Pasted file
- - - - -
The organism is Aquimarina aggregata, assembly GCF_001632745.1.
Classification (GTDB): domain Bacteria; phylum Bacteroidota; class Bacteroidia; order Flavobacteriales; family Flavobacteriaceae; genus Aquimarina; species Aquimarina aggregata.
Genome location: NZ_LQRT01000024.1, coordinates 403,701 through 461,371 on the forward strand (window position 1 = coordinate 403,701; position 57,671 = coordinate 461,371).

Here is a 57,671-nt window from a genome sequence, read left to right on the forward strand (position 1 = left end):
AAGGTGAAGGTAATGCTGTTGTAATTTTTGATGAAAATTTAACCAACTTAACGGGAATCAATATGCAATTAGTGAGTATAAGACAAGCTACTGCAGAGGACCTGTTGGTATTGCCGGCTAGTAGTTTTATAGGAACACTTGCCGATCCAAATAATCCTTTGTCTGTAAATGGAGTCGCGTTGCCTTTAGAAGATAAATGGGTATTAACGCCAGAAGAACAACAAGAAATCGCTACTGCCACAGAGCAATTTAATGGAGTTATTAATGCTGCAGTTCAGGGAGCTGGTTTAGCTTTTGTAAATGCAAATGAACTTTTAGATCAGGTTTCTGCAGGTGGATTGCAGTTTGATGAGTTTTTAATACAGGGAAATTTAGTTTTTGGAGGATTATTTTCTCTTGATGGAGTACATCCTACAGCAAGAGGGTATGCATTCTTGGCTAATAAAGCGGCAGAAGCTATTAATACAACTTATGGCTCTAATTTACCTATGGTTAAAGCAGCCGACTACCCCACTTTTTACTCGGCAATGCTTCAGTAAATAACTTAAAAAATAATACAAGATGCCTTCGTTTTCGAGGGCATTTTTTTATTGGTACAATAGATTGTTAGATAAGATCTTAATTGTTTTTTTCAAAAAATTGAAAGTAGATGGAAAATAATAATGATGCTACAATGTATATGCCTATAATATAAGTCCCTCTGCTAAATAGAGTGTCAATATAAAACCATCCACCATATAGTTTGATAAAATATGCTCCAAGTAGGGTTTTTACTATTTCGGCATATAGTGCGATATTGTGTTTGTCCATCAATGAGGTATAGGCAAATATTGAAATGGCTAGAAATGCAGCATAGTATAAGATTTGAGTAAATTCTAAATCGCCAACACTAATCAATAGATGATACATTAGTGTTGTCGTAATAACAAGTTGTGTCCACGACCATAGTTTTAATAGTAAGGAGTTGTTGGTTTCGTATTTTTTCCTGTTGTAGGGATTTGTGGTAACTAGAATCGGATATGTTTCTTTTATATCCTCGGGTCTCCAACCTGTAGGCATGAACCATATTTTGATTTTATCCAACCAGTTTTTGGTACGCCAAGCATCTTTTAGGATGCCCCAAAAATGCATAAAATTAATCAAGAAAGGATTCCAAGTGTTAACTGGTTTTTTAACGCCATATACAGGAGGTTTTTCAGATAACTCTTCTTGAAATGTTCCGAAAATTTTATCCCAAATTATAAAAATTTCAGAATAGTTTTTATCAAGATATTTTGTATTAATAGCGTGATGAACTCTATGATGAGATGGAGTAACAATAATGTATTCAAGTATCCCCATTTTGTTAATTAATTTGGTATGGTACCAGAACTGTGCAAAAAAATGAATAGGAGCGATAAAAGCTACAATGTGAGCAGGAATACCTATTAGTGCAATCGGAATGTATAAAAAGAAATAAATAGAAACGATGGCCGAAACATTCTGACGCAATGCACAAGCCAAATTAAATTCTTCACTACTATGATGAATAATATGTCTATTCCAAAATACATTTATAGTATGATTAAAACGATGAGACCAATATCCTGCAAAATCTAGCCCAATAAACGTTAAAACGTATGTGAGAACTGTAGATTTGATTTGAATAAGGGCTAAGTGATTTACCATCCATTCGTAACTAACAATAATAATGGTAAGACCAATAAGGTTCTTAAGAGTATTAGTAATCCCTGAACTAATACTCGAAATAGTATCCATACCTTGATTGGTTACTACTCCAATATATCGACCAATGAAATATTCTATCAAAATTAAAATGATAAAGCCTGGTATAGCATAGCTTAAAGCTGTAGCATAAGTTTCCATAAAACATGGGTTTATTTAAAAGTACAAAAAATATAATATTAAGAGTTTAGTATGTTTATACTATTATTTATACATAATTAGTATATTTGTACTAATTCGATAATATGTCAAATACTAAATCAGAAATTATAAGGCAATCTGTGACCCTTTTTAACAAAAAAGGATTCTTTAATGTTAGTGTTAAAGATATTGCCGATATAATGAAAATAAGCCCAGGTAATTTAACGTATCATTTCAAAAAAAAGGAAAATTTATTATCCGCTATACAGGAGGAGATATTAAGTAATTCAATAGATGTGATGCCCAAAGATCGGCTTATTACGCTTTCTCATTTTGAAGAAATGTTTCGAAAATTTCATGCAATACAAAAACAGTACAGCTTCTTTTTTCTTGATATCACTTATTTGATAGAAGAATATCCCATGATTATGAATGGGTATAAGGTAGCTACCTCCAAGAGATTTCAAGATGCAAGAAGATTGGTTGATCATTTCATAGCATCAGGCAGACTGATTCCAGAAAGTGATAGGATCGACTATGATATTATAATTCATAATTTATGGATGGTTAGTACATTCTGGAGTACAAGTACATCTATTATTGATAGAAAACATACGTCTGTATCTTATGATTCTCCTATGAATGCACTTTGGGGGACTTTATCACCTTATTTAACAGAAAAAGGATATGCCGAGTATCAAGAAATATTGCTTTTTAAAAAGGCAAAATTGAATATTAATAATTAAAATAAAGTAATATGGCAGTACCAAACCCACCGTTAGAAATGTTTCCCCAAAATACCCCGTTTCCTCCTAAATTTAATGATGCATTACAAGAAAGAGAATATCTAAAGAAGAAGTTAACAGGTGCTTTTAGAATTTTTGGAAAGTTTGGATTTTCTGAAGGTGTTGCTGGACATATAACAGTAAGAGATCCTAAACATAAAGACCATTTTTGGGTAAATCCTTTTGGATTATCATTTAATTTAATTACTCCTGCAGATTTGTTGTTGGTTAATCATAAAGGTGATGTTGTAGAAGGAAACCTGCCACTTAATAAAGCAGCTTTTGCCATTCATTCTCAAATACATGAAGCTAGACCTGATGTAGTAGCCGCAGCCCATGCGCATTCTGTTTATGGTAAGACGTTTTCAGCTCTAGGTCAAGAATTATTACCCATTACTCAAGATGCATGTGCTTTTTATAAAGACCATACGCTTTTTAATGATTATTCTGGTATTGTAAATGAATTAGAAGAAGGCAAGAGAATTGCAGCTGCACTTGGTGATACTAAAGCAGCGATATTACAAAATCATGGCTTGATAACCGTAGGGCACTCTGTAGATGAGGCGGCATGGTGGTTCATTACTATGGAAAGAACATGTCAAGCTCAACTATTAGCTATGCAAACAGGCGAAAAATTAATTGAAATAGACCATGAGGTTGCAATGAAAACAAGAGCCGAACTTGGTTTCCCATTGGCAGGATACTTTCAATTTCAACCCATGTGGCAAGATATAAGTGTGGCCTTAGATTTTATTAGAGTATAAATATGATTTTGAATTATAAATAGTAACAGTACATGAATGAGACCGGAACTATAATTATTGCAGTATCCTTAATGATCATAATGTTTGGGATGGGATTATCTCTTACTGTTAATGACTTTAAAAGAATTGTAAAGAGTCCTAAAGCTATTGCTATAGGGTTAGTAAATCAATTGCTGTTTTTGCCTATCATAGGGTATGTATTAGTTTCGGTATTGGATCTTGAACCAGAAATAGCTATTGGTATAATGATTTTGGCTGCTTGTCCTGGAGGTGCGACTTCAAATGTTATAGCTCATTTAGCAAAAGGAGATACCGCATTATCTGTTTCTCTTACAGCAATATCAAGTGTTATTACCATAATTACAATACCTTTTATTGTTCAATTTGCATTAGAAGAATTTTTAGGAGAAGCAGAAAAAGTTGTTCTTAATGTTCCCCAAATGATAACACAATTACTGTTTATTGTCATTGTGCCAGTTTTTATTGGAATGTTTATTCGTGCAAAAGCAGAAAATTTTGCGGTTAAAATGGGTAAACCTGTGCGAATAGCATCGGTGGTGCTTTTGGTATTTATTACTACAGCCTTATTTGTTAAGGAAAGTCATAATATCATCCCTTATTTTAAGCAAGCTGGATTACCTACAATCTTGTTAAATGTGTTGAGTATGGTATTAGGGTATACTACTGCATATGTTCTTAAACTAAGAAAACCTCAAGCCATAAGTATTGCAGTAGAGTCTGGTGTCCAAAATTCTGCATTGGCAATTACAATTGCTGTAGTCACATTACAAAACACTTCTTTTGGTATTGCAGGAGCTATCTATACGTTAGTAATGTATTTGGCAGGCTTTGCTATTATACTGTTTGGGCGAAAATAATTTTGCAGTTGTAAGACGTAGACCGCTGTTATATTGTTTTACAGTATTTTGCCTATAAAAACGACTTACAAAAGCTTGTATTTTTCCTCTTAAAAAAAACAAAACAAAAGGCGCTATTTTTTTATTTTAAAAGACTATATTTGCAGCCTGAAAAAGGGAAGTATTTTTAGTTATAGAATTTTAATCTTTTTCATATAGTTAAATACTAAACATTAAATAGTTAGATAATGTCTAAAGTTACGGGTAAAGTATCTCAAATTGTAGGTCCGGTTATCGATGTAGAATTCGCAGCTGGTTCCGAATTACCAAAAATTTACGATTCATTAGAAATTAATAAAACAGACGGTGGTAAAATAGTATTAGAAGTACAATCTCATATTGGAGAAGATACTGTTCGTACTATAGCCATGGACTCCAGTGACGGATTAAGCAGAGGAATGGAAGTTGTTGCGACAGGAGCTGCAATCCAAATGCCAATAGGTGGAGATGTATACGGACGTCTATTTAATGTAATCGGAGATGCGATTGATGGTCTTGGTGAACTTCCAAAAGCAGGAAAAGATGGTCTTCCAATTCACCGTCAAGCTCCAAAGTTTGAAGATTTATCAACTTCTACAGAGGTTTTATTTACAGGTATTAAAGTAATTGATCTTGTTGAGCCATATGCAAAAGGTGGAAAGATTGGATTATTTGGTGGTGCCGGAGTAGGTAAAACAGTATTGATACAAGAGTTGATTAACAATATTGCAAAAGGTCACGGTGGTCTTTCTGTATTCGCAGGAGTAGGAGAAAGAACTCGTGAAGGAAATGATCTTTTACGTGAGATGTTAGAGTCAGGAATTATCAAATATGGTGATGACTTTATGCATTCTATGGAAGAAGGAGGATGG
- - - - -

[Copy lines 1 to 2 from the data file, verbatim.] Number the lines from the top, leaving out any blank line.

The organism is Aquimarina aggregata, assembly GCF_001632745.1.
Classification (GTDB): domain Bacteria; phylum Bacteroidota; class Bacteroidia; order Flavobacteriales; family Flavobacteriaceae; genus Aquimarina; species Aquimarina aggregata.